Penelope

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Translingual[edit]

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Etymology[edit]

EB1911 - Volume 01 - Page 001 - 1.svg This entry lacks etymological information. If you are familiar with the origin of this term, please add it to the page as described here.

Proper noun[edit]

Penelope f

  1. A taxonomic genus within the family Cracidae.

References[edit]

  • 2006, Gill, F. and Wright, M., Birds of the World: Recommended English Names, Princeton University Press, ISBN 978-0691128276:

English[edit]

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Pronunciation[edit]

Etymology[edit]

From Ancient Greek Πηνελόπη, possibly from πηνέλοψ (pēnélops), “duck”.

Proper noun[edit]

Penelope

  1. (Greek mythology) The faithful wife of Odysseus.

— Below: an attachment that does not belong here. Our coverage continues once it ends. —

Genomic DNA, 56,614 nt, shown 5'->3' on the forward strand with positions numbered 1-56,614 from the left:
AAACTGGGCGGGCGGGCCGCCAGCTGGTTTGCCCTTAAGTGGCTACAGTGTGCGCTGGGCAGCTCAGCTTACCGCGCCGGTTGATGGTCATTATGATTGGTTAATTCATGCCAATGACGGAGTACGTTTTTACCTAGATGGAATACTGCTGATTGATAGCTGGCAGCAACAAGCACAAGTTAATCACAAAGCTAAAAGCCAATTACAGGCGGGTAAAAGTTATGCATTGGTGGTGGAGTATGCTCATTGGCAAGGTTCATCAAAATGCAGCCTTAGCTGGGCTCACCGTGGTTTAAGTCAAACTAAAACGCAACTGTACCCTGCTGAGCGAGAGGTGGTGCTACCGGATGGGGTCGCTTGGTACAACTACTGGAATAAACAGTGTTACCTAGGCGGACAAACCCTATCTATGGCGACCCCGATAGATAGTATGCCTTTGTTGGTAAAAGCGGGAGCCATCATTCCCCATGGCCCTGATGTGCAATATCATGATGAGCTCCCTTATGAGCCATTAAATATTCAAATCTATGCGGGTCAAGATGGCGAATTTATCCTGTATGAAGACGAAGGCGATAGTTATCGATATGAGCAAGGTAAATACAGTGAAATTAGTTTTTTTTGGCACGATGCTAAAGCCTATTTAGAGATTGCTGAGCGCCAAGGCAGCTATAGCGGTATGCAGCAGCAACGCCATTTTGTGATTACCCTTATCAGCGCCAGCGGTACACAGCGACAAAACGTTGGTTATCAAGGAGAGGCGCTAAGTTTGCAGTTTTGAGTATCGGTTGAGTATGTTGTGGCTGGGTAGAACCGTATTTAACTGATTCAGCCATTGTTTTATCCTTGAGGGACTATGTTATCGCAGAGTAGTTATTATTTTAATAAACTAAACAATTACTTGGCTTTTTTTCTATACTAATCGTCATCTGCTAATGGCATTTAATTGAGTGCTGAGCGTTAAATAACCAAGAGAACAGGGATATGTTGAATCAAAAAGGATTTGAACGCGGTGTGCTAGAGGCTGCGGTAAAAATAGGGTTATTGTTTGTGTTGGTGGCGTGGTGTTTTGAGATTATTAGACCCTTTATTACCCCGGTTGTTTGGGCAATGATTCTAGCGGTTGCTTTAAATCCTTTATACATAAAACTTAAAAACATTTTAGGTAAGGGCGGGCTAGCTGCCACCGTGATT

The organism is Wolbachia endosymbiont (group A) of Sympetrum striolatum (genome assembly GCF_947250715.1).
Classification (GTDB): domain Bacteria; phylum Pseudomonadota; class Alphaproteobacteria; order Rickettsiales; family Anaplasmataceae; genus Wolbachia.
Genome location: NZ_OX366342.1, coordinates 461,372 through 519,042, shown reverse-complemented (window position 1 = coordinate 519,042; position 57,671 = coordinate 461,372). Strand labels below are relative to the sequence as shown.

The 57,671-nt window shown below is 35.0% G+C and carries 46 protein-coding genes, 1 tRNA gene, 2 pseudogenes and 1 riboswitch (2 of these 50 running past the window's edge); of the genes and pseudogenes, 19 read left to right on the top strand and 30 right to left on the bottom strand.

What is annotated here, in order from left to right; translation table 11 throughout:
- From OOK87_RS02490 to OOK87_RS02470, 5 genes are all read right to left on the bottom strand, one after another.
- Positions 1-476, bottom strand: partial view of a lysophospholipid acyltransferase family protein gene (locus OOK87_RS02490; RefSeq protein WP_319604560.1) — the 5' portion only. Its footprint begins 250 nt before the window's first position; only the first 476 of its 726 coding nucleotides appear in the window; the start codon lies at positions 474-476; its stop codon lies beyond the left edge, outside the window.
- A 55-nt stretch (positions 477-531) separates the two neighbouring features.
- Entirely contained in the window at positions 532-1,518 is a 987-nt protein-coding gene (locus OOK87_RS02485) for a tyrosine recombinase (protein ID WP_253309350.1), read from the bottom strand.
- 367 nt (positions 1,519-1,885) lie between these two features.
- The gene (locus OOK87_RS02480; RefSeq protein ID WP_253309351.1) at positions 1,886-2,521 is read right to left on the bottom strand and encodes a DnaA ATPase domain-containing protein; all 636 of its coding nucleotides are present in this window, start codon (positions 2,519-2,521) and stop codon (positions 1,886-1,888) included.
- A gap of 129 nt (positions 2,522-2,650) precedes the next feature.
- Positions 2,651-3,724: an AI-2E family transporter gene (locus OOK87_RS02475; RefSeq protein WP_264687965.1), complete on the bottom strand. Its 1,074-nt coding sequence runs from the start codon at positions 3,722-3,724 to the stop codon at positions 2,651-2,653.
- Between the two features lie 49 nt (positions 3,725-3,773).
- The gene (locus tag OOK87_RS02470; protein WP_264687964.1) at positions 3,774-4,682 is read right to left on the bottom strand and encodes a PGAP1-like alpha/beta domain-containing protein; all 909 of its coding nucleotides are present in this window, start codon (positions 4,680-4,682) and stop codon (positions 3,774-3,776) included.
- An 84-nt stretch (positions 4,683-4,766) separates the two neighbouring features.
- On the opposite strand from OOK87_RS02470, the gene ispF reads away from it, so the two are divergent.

• ~1608 William Shakespeare: Coriolanus: Act I, Scene III:
      You would be another Penelope; yet, they say, all the yarn she spun in Ulysses' absence did but fill Ithaca with moths.
  2. A female given name.
    • 2004 Alice Munro, Runaway:Stories, Knopf (2004), page 93:
      "What's her name?" He meant the baby's. "Penelope. We're never going to call her Penny. Penelope." - - - ""Oh. Well, it's Penelope Henderson - Porteous I guess. Or Porteous - Henderson. But maybe that's too much of a mouthful, when she's already called Penelope? We knew that we wanted Penelope. We'll have to settle it somehow."

Translations[edit]

Usage notes[edit]

  • Popular given name in the U.K. in the 1950s and the 1960s.

Related terms[edit]

References[edit]

  • Patrick Hanks and Flavia Hodges: A Concise Dictionary of First Names. Oxford University Press 2001.